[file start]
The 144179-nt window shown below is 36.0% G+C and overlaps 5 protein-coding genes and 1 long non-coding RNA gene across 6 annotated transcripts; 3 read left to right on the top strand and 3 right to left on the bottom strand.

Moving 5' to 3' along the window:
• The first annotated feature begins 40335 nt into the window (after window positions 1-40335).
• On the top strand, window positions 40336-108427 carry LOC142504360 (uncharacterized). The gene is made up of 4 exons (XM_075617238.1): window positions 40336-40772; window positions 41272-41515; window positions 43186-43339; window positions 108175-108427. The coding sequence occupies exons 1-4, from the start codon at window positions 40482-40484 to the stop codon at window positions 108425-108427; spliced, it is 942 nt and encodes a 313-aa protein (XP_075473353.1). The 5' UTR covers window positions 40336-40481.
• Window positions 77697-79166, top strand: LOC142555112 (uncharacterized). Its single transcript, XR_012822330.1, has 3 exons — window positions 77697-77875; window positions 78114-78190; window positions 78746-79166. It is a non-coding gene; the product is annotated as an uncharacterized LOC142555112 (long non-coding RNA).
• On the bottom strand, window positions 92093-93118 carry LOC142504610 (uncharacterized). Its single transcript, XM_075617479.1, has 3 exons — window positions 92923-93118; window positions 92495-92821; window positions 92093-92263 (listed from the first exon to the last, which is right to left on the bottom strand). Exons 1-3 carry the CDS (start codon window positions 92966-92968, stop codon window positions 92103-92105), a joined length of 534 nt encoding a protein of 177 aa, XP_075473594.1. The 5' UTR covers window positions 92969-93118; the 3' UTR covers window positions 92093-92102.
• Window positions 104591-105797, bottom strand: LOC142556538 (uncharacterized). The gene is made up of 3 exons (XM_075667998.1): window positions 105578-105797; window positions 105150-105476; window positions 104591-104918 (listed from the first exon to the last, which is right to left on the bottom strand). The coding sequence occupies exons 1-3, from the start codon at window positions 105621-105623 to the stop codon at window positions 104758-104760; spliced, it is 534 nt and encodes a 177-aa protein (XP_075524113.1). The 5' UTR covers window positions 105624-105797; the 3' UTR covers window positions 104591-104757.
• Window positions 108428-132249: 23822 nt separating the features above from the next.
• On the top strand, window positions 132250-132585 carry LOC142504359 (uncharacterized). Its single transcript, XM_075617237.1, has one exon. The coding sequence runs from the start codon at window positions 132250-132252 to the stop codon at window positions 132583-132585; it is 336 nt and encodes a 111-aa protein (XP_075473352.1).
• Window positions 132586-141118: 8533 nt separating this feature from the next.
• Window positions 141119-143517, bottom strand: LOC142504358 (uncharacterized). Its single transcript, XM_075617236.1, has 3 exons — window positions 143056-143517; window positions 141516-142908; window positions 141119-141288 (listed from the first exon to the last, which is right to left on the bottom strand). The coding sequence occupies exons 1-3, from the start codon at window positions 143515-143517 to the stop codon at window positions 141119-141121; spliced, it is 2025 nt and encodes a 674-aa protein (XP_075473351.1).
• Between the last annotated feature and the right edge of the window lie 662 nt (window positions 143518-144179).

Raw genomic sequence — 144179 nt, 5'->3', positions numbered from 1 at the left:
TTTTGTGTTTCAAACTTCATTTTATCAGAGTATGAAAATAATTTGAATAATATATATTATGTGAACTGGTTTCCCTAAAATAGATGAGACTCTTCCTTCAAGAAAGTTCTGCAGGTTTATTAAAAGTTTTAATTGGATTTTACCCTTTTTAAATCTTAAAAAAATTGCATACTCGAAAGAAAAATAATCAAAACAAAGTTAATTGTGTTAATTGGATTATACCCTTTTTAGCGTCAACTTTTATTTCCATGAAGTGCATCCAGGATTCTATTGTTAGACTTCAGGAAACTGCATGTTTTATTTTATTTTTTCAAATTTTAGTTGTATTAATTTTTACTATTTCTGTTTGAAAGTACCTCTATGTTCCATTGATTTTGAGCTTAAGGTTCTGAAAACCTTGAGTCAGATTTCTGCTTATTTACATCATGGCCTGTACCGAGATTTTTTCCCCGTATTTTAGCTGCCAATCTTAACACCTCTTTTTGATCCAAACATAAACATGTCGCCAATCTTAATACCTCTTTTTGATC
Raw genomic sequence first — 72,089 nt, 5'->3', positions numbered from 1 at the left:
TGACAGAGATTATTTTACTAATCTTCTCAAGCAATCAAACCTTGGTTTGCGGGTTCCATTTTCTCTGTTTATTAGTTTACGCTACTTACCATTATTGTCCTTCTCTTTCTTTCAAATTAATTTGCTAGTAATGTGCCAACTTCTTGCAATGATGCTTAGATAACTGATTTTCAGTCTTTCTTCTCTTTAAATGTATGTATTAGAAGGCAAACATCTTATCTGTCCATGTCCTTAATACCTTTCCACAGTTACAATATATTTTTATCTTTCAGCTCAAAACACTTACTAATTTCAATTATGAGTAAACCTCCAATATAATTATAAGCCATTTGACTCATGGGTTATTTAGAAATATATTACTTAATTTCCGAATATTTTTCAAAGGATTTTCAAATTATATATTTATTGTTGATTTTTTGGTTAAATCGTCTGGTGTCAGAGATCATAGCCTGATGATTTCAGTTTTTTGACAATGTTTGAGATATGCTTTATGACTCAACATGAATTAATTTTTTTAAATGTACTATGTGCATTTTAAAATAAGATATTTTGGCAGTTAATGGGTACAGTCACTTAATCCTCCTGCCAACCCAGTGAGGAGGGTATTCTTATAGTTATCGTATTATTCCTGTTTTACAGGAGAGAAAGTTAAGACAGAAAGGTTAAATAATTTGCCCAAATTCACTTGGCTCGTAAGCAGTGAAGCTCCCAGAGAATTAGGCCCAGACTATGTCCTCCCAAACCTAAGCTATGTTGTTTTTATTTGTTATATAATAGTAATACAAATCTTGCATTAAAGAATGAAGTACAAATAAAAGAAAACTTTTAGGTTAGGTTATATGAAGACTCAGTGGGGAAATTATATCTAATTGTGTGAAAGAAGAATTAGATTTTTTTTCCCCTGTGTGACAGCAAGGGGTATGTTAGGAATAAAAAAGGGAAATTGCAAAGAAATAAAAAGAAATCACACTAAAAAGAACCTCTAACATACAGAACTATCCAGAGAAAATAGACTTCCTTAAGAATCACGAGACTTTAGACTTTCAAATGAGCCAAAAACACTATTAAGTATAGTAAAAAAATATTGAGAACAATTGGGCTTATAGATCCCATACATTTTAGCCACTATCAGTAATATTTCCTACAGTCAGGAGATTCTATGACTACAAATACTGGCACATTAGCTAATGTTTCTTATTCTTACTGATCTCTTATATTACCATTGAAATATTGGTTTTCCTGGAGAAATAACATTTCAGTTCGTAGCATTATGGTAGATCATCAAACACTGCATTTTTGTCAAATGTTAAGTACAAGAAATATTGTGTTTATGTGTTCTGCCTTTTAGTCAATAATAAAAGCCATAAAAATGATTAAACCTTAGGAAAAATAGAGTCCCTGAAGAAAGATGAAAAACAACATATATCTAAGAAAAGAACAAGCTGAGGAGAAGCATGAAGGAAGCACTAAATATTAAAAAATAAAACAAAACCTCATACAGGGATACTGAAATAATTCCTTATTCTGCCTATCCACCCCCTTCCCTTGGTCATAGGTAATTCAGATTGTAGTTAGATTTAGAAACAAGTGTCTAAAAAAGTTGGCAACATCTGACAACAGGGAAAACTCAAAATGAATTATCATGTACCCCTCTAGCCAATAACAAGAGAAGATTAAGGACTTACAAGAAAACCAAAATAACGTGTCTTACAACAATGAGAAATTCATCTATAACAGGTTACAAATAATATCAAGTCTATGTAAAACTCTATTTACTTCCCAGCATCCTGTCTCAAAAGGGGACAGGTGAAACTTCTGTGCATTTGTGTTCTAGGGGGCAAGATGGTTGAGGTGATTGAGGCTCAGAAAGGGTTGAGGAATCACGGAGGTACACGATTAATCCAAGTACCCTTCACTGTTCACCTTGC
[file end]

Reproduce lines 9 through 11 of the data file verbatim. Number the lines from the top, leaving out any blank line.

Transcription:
• On the top strand, window positions 132250-132585 carry LOC142504359 (uncharacterized). Its single transcript, XM_075617237.1, has one exon. The coding sequence runs from the start codon at window positions 132250-132252 to the stop codon at window positions 132583-132585; it is 336 nt and encodes a 111-aa protein (XP_075473352.1).
• Window positions 132586-141118: 8533 nt separating this feature from the next.
• Window positions 141119-143517, bottom strand: LOC142504358 (uncharacterized). Its single transcript, XM_075617236.1, has 3 exons — window positions 143056-143517; window positions 141516-142908; window positions 141119-141288 (listed from the first exon to the last, which is right to left on the bottom strand). The coding sequence occupies exons 1-3, from the start codon at window positions 143515-143517 to the stop codon at window positions 141119-141121; spliced, it is 2025 nt and encodes a 674-aa protein (XP_075473351.1).